Simon Property Hurt By Unpaid Rent, but Stock Has Bottomed

Buy Simon Property on weakness to its five-week modified moving average. Reduce on strength to its quarterly risky level.
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U.S. mall operator Simon Property Group  (SPG) - Get Report has been hurt by unpaid rent from the retailer Gap  (GPS) - Get Report. But the mall operator's stock bottomed on April 2, so the news appears to be priced into the chart patterns.

Retailer Gap suspended rent payments on April 23 due to store closures because of the covid-19 pandemic. 

SPG, the largest American commercial real estate company, has been on the rise since April 2. For more information on this situation read, this analysis on

The operator of more than 325 malls opened Thursday at $75.12. It’s down 50% year to date and is deep into bear-market territory 60% below its April 15, 2019, high of $186.24. 

SPG is also in bull-market territory 78% above its April 2 low of $42.25.

The stock of Simon Property is cheap with a p/e multiple of 5.4 and a dividend yield of 13.3%, according to Macrotrends.

The Daily Chart for Simon Property

Daily Chart for Simon Property

Daily Chart for Simon Property

Courtesy of Refinitiv XENITH

Simon Property has been below a death cross since May 21, 2019, when the 50-day simple moving average fell below the 200-day simple moving average. Such a move indicates that lower prices will follow.

The mall operator followed the 50-day SMA lower until extreme volatility began on Feb. 26. This is when the covid-19 pandemic began to close retail stores at malls.

At the low of $42.25 on April 2 the bad news became factored into share-price weakness.

SPG has been above its 50-day SMA since May 22. Today’s high of $76.11 at noon today is the high since the low, which indicates that the Gap news is priced into the chart pattern.

Simon Property fell below its semiannual pivot at $144.21 on Jan. 27. 

Its monthly value level is $54.15, and its quarterly risky level is $128.15.

The Weekly Chart for Simon Property

Weekly Chart for Simon Property

Weekly Chart for Simon Property

Courtesy of Refinitiv XENITH

The weekly chart for Simon Property is positive, with the mall operator above its five-week modified moving average of $64.52.

SPG is well below its 200-week simple moving average, or reversion to the mean, at $160.74. It’s been below this average since the week of April 26, 2019.

The 12x3x3 weekly slow stochastic reading is projected to end this week rising to 23.34 from 14.46 on May 29.

This is a classic buy signal. A weekly close above the five-week MMA with the stochastic reading rising above 20 is a buy signal.

Trading Strategy: Buy Simon Property on weakness to its five-week modified moving average at $64.62 and reduce holdings on strength to its quarterly risky level at $128.15.

How to use my value levels and risky levels:

The closes on Dec. 31, 2019, were inputs to my proprietary analytics. Semiannual and annual levels remain on the charts. Each uses the past nine closes in these time horizons.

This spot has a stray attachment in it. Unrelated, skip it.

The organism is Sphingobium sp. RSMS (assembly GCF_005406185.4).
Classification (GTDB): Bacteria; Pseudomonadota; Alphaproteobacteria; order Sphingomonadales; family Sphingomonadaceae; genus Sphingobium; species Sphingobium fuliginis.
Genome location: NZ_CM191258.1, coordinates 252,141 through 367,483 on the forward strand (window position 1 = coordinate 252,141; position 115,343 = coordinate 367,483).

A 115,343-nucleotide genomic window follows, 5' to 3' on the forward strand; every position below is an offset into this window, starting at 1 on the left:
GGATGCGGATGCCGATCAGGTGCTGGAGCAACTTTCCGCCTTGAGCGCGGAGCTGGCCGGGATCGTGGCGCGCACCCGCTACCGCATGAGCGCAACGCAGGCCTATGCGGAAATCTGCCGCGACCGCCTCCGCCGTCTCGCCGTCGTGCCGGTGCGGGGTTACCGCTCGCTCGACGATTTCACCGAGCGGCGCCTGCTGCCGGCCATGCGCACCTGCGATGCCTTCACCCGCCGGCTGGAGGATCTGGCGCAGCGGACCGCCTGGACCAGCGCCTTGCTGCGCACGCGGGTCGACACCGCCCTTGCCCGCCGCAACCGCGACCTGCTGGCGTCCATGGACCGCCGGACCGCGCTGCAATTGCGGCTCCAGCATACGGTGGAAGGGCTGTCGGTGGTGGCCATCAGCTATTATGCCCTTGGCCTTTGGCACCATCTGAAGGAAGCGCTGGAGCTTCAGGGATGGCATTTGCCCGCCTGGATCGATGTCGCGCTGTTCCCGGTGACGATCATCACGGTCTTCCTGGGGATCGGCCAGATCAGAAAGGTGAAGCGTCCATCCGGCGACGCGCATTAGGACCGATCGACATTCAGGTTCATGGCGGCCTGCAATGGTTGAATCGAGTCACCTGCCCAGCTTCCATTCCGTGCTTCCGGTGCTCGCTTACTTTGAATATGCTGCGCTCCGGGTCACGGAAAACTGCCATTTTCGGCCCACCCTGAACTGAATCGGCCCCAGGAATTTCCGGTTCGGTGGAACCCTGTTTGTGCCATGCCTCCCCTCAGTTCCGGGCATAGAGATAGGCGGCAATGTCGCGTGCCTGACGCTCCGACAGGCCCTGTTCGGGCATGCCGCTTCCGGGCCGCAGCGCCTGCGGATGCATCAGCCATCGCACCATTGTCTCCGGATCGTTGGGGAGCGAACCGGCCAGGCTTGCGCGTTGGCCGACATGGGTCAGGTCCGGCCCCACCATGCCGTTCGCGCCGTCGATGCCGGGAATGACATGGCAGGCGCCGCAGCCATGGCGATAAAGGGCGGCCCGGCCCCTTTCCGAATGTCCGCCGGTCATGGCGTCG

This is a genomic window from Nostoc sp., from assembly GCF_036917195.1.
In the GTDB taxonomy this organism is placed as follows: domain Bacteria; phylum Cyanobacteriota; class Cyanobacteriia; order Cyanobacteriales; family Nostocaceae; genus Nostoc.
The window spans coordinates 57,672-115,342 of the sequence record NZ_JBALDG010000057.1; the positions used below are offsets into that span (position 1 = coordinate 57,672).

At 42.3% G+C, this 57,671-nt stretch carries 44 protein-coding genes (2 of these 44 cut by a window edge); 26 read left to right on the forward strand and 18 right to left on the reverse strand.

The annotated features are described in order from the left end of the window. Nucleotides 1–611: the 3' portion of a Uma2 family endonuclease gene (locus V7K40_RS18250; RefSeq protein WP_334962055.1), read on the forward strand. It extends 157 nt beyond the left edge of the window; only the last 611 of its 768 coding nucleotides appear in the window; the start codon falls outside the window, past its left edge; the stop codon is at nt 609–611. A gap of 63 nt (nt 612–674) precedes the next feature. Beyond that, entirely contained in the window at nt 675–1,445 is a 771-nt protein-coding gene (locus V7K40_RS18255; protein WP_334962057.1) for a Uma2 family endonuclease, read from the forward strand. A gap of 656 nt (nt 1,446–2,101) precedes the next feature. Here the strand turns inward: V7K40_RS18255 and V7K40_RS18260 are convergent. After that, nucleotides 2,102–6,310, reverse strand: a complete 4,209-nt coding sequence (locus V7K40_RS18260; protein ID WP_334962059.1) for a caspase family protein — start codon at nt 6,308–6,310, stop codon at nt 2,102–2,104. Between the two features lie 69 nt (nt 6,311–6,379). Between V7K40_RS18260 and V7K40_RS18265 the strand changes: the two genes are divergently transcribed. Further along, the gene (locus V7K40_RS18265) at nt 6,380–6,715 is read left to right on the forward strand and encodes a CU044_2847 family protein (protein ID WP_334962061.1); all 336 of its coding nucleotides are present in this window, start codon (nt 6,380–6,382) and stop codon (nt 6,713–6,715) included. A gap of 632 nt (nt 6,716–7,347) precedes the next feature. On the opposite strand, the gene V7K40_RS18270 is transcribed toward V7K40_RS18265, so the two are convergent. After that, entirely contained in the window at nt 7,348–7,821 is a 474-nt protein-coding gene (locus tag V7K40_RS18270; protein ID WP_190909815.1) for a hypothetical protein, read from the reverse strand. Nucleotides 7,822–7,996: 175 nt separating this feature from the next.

The second quarter 2020 level was established based upon the March 31 close.

The monthly level for June was established based on the May 29 close.

New weekly levels are calculated after the end of each week.

New quarterly levels occur at the end of each quarter. Semiannual levels are updated at mid-year. Annual levels are in play all year long.

My theory is that nine years of volatility between closes are enough to assume that all possible bullish or bearish events for the stock are factored in.

To capture share price volatility investors should buy on weakness to a value level and reduce holdings on strength to a risky level. A pivot is a value level or risky level that was violated within its time horizon. Pivots act as magnets that have a high probability of being tested again before its time horizon expires.

How to use 12x3x3 Weekly Slow Stochastic Readings:

My choice of using 12x3x3 weekly slow stochastic readings was based upon back-testing many methods of reading share-price momentum with the objective of finding the combination that resulted in the fewest false signals. I did this following the stock market crash of 1987, so I have been happy with the results for more than 30 years.

The stochastic reading covers the past 12 weeks of highs, lows and closes for the stock. There is a raw calculation of the differences between the highest high and lowest low versus the closes. These levels are modified to a fast reading and a slow reading and I found that the slow reading worked the best.

The stochastic reading scales between 00.00 and 100.00 with readings above 80.00 considered overbought and readings below 20.00 considered oversold.

A reading above 90.00 is considered an “inflating parabolic bubble” formation that is typically followed by a decline of 10% to 20% over the next three to five months.

A reading below 10.00 is considered as being “too cheap to ignore” which typically is followed by gains of 10% to 20% over the next three to five months.

Disclosure: The author has no positions in any stocks mentioned and no plans to initiate any positions within the next 72 hours.